Hope for our land
There seems to be little promise of light in our polity.
The Philippine government has officially withdrawn from peace talks with the communists, with no small help from rebels whose attacks in the countryside during negotiations gave the lie to their commitment to a just and lasting peace.
Military responses to the plight of the lumads of Mindanao have deteriorated to the point of the setup of blockades against food for the relief of evacuees.
Progress in transportation is being stymied by the constant threat of strikes from jeepney drivers and operators threatened by the administration’s modernization program as well as by red tape and corruption afflicting the transport department.
Tax reform seems destined to fall short of expectations with lawmakers prepared to stand by their moderation of taxes on their pet sectors in the economy.
The Lower House looks determined to unseat Chief Justice Maria Lourdes Sereno notwithstanding the fuzziness of the testimony of main complainant lawyer Lorenzo Gadon.
It looks like it is just a matter of time before Malacañang reassigns to the police the campaign against illegal drugs — never mind that at least two international media outfits, Reuters and British Broadcasting Corp., have shown recent anti-drug operations to be highly suspect.
With no one imbued with humility to admit their liability let alone their error in these and other controversies, expect no swift resolution to them but only an extended, frustrating cycle of conflict.
This is not to say there is nowhere to turn to for hope.
At Cebu City’s Fuente Osmeña Circle, a gigantic tree has been lighted to signal the coming of Christmas.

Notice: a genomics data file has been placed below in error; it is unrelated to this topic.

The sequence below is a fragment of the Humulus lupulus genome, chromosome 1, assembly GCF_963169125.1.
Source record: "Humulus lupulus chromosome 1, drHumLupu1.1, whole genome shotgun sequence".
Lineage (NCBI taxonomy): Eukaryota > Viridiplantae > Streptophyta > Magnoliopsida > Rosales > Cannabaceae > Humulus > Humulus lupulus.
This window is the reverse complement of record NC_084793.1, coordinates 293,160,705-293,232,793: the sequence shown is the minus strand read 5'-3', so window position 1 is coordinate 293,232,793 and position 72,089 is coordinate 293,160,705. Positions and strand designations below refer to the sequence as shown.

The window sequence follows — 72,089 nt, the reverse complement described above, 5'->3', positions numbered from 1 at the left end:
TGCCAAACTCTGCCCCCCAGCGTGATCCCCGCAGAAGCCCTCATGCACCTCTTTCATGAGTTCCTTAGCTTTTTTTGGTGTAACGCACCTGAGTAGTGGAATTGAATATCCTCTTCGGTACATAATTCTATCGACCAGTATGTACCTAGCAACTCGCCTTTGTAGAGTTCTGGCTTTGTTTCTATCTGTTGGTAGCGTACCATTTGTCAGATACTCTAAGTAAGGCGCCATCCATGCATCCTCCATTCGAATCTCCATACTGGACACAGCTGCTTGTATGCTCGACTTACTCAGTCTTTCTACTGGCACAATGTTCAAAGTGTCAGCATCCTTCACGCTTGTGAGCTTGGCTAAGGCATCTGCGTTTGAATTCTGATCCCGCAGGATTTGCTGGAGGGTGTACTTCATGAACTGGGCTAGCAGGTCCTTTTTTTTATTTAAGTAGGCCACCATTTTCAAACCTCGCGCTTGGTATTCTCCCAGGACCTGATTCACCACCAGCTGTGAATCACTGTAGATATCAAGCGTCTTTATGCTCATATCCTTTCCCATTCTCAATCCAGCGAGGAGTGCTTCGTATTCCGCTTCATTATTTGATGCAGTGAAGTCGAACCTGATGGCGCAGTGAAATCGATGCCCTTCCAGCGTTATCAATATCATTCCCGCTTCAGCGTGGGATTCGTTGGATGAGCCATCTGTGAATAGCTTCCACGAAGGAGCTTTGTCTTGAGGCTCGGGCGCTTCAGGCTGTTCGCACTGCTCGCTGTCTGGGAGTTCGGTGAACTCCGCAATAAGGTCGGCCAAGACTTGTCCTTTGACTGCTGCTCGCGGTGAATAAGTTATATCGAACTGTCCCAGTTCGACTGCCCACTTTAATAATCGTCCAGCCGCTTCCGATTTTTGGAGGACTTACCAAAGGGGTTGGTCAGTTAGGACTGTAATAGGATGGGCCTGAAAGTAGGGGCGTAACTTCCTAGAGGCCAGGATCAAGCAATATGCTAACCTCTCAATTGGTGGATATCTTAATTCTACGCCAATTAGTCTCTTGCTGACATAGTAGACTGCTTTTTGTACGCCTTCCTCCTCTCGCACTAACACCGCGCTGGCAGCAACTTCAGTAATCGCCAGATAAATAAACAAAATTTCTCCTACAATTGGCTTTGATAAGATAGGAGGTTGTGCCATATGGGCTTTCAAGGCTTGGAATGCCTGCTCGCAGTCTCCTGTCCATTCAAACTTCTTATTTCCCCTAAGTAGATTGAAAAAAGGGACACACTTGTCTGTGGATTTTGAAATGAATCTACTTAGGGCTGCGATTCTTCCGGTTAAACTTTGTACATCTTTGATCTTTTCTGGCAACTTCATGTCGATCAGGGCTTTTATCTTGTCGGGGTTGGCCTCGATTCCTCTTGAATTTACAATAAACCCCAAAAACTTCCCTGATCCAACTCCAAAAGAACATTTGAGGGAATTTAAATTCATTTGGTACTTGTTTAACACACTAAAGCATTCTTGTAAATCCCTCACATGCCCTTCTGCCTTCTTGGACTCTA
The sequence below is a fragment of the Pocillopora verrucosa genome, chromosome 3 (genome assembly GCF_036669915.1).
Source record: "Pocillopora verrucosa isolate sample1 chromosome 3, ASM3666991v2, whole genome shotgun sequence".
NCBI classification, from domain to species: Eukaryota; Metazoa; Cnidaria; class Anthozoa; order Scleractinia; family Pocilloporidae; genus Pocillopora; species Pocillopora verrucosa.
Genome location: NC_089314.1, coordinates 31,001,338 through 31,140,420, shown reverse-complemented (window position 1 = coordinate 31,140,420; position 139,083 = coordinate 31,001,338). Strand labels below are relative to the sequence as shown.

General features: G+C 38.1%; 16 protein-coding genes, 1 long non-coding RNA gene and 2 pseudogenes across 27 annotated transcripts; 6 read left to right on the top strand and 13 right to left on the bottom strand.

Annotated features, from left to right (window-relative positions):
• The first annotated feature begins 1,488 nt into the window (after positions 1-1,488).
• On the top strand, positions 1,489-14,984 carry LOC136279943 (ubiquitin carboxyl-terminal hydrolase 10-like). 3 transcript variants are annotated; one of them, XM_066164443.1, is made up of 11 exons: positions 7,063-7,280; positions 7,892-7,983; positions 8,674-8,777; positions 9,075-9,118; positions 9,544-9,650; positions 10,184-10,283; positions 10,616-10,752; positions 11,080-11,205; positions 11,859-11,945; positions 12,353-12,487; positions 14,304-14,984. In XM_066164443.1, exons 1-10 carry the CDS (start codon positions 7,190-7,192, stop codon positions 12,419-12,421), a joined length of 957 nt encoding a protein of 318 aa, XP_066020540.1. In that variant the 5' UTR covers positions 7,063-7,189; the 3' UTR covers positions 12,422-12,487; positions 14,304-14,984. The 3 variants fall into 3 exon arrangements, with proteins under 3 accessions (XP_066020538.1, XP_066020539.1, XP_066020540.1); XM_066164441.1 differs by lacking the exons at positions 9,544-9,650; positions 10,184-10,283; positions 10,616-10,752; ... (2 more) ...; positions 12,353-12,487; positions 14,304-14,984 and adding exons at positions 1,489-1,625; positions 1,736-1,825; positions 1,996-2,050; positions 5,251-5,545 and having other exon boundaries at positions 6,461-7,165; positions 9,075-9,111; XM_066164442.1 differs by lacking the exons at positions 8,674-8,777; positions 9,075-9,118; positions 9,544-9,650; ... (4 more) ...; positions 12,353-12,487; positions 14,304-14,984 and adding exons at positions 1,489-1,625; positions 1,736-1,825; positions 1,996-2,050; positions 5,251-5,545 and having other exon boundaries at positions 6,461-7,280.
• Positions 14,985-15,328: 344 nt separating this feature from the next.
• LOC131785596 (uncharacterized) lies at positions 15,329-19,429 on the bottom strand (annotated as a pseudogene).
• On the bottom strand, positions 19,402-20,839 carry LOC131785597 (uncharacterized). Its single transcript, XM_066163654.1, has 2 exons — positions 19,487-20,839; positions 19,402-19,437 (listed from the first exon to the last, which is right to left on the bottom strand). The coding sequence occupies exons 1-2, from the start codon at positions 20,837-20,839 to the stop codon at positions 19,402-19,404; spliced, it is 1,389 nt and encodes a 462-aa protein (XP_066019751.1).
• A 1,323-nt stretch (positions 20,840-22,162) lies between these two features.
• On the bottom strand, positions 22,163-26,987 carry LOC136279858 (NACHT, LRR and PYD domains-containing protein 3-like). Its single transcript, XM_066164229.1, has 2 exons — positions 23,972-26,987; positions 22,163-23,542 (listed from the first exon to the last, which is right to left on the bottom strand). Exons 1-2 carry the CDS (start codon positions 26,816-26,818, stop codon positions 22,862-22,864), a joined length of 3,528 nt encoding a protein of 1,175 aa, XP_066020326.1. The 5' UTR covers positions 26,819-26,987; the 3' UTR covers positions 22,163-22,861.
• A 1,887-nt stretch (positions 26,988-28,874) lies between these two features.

In the Cebu Metropolitan Cathedral and other churches and homes across the country, the first purple candles of Advent wreaths already shine.
Just as these lights are brightest in deep darkness, the Filipino must in these benighted days insist most emphatically on exercising hope and fighting despair.
Speak out in small circles in defense of our democratic institutions like the judiciary.
Use social media to remind lawmakers they are being watched and that their abuses are on the record for a coming day of reckoning.
Support initiatives like Moalboal’s search for a turtle killer or Cebu City’s clearing of sidewalks.
Help groups like Friends of the Lumad comfort the war-torn.
Contribute to the work of upright policemen, clergy and others in the community-based rehabilitation of persons battling substance abuse.
Now is not the time for cynicism.
It is time to be as awake as a Misa de Gallo devotee in the black predawn who is buoyed by the prospect of fulfillment for her most cherished petitions.
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